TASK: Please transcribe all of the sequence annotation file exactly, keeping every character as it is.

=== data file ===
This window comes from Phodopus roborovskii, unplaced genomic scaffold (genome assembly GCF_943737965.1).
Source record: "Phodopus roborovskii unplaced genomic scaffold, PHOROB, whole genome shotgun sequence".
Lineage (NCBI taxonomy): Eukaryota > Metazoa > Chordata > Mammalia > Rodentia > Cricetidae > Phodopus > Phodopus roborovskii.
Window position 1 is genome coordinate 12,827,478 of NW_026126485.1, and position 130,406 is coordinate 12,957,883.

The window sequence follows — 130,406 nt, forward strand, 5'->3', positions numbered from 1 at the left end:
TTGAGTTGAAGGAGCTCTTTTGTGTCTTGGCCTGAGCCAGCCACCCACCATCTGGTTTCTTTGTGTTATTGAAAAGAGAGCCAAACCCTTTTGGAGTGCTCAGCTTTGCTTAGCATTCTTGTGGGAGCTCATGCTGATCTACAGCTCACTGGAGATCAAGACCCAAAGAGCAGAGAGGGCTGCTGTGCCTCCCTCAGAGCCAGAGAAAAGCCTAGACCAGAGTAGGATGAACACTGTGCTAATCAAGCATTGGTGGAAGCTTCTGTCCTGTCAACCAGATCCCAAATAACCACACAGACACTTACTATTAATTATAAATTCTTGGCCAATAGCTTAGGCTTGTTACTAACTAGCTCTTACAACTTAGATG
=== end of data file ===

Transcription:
This window comes from Phodopus roborovskii, unplaced genomic scaffold (genome assembly GCF_943737965.1).
Source record: "Phodopus roborovskii unplaced genomic scaffold, PHOROB, whole genome shotgun sequence".
Lineage (NCBI taxonomy): Eukaryota > Metazoa > Chordata > Mammalia > Rodentia > Cricetidae > Phodopus > Phodopus roborovskii.
Window position 1 is genome coordinate 12,827,478 of NW_026126485.1, and position 130,406 is coordinate 12,957,883.

The window sequence follows — 130,406 nt, forward strand, 5'->3', positions numbered from 1 at the left end:
TTGAGTTGAAGGAGCTCTTTTGTGTCTTGGCCTGAGCCAGCCACCCACCATCTGGTTTCTTTGTGTTATTGAAAAGAGAGCCAAACCCTTTTGGAGTGCTCAGCTTTGCTTAGCATTCTTGTGGGAGCTCATGCTGATCTACAGCTCACTGGAGATCAAGACCCAAAGAGCAGAGAGGGCTGCTGTGCCTCCCTCAGAGCCAGAGAAAAGCCTAGACCAGAGTAGGATGAACACTGTGCTAATCAAGCATTGGTGGAAGCTTCTGTCCTGTCAACCAGATCCCAAATAACCACACAGACACTTACTATTAATTATAAATTCTTGGCCAATAGCTTAGGCTTGTTACTAACTAGCTCTTACAACTTAGATG